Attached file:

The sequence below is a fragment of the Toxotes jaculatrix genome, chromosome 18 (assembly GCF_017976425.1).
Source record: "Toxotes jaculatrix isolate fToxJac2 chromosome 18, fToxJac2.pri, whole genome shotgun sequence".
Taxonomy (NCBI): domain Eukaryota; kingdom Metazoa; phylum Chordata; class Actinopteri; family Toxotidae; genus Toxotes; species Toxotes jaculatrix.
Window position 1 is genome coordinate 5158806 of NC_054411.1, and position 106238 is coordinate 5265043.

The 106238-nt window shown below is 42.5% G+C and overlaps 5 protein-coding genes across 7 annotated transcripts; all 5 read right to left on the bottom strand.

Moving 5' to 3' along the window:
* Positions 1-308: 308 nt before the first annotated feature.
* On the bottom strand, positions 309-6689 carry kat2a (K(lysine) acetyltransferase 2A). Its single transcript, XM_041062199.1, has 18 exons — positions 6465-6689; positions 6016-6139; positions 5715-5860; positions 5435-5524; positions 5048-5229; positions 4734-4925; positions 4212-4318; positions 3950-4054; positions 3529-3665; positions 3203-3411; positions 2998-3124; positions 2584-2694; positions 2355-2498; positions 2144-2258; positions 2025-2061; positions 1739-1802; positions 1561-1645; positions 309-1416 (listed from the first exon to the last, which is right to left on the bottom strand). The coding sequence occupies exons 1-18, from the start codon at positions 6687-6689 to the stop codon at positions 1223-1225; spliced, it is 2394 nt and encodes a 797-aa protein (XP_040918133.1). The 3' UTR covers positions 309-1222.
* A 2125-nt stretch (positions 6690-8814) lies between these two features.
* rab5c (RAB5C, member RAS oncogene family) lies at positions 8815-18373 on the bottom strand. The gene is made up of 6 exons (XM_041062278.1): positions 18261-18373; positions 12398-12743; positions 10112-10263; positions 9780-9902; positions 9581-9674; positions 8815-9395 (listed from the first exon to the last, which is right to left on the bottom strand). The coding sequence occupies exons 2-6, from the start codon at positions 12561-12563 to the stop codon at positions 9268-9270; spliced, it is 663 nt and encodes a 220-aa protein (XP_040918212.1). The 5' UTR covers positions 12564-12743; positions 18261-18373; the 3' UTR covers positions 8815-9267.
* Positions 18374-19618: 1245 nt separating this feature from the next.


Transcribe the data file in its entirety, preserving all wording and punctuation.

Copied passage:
The sequence below is a fragment of the Toxotes jaculatrix genome, chromosome 18 (assembly GCF_017976425.1).
Source record: "Toxotes jaculatrix isolate fToxJac2 chromosome 18, fToxJac2.pri, whole genome shotgun sequence".
Taxonomy (NCBI): domain Eukaryota; kingdom Metazoa; phylum Chordata; class Actinopteri; family Toxotidae; genus Toxotes; species Toxotes jaculatrix.
Window position 1 is genome coordinate 5158806 of NC_054411.1, and position 106238 is coordinate 5265043.

The 106238-nt window shown below is 42.5% G+C and overlaps 5 protein-coding genes across 7 annotated transcripts; all 5 read right to left on the bottom strand.

Moving 5' to 3' along the window:
* Positions 1-308: 308 nt before the first annotated feature.
* On the bottom strand, positions 309-6689 carry kat2a (K(lysine) acetyltransferase 2A). Its single transcript, XM_041062199.1, has 18 exons — positions 6465-6689; positions 6016-6139; positions 5715-5860; positions 5435-5524; positions 5048-5229; positions 4734-4925; positions 4212-4318; positions 3950-4054; positions 3529-3665; positions 3203-3411; positions 2998-3124; positions 2584-2694; positions 2355-2498; positions 2144-2258; positions 2025-2061; positions 1739-1802; positions 1561-1645; positions 309-1416 (listed from the first exon to the last, which is right to left on the bottom strand). The coding sequence occupies exons 1-18, from the start codon at positions 6687-6689 to the stop codon at positions 1223-1225; spliced, it is 2394 nt and encodes a 797-aa protein (XP_040918133.1). The 3' UTR covers positions 309-1222.
* A 2125-nt stretch (positions 6690-8814) lies between these two features.
* rab5c (RAB5C, member RAS oncogene family) lies at positions 8815-18373 on the bottom strand. The gene is made up of 6 exons (XM_041062278.1): positions 18261-18373; positions 12398-12743; positions 10112-10263; positions 9780-9902; positions 9581-9674; positions 8815-9395 (listed from the first exon to the last, which is right to left on the bottom strand). The coding sequence occupies exons 2-6, from the start codon at positions 12561-12563 to the stop codon at positions 9268-9270; spliced, it is 663 nt and encodes a 220-aa protein (XP_040918212.1). The 5' UTR covers positions 12564-12743; positions 18261-18373; the 3' UTR covers positions 8815-9267.
* Positions 18374-19618: 1245 nt separating this feature from the next.